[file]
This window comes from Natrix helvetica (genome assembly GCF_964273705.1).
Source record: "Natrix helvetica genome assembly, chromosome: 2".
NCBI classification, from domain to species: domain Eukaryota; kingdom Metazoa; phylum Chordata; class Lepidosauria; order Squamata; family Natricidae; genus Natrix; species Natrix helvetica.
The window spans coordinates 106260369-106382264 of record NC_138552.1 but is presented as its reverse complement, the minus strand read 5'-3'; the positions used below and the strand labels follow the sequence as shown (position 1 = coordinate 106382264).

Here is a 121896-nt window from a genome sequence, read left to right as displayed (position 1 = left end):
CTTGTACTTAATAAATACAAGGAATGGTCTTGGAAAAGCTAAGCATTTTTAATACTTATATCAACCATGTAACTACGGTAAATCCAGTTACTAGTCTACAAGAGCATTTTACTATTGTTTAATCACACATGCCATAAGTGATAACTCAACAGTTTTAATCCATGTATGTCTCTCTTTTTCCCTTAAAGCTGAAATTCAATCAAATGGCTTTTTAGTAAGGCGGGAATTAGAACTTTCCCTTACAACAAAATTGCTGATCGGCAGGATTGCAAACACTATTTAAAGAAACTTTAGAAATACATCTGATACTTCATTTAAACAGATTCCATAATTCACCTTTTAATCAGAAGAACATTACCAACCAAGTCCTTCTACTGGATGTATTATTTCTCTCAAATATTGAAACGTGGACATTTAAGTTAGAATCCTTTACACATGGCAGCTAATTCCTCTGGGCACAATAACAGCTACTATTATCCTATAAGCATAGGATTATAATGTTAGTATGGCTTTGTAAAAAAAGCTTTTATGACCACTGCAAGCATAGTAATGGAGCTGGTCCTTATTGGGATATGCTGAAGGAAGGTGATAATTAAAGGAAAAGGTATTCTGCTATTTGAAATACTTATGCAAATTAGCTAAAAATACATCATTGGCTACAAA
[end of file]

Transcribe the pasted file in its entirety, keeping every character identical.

This window comes from Natrix helvetica (genome assembly GCF_964273705.1).
Source record: "Natrix helvetica genome assembly, chromosome: 2".
NCBI classification, from domain to species: domain Eukaryota; kingdom Metazoa; phylum Chordata; class Lepidosauria; order Squamata; family Natricidae; genus Natrix; species Natrix helvetica.
The window spans coordinates 106260369-106382264 of record NC_138552.1 but is presented as its reverse complement, the minus strand read 5'-3'; the positions used below and the strand labels follow the sequence as shown (position 1 = coordinate 106382264).

Here is a 121896-nt window from a genome sequence, read left to right as displayed (position 1 = left end):
CTTGTACTTAATAAATACAAGGAATGGTCTTGGAAAAGCTAAGCATTTTTAATACTTATATCAACCATGTAACTACGGTAAATCCAGTTACTAGTCTACAAGAGCATTTTACTATTGTTTAATCACACATGCCATAAGTGATAACTCAACAGTTTTAATCCATGTATGTCTCTCTTTTTCCCTTAAAGCTGAAATTCAATCAAATGGCTTTTTAGTAAGGCGGGAATTAGAACTTTCCCTTACAACAAAATTGCTGATCGGCAGGATTGCAAACACTATTTAAAGAAACTTTAGAAATACATCTGATACTTCATTTAAACAGATTCCATAATTCACCTTTTAATCAGAAGAACATTACCAACCAAGTCCTTCTACTGGATGTATTATTTCTCTCAAATATTGAAACGTGGACATTTAAGTTAGAATCCTTTACACATGGCAGCTAATTCCTCTGGGCACAATAACAGCTACTATTATCCTATAAGCATAGGATTATAATGTTAGTATGGCTTTGTAAAAAAAGCTTTTATGACCACTGCAAGCATAGTAATGGAGCTGGTCCTTATTGGGATATGCTGAAGGAAGGTGATAATTAAAGGAAAAGGTATTCTGCTATTTGAAATACTTATGCAAATTAGCTAAAAATACATCATTGGCTACAAA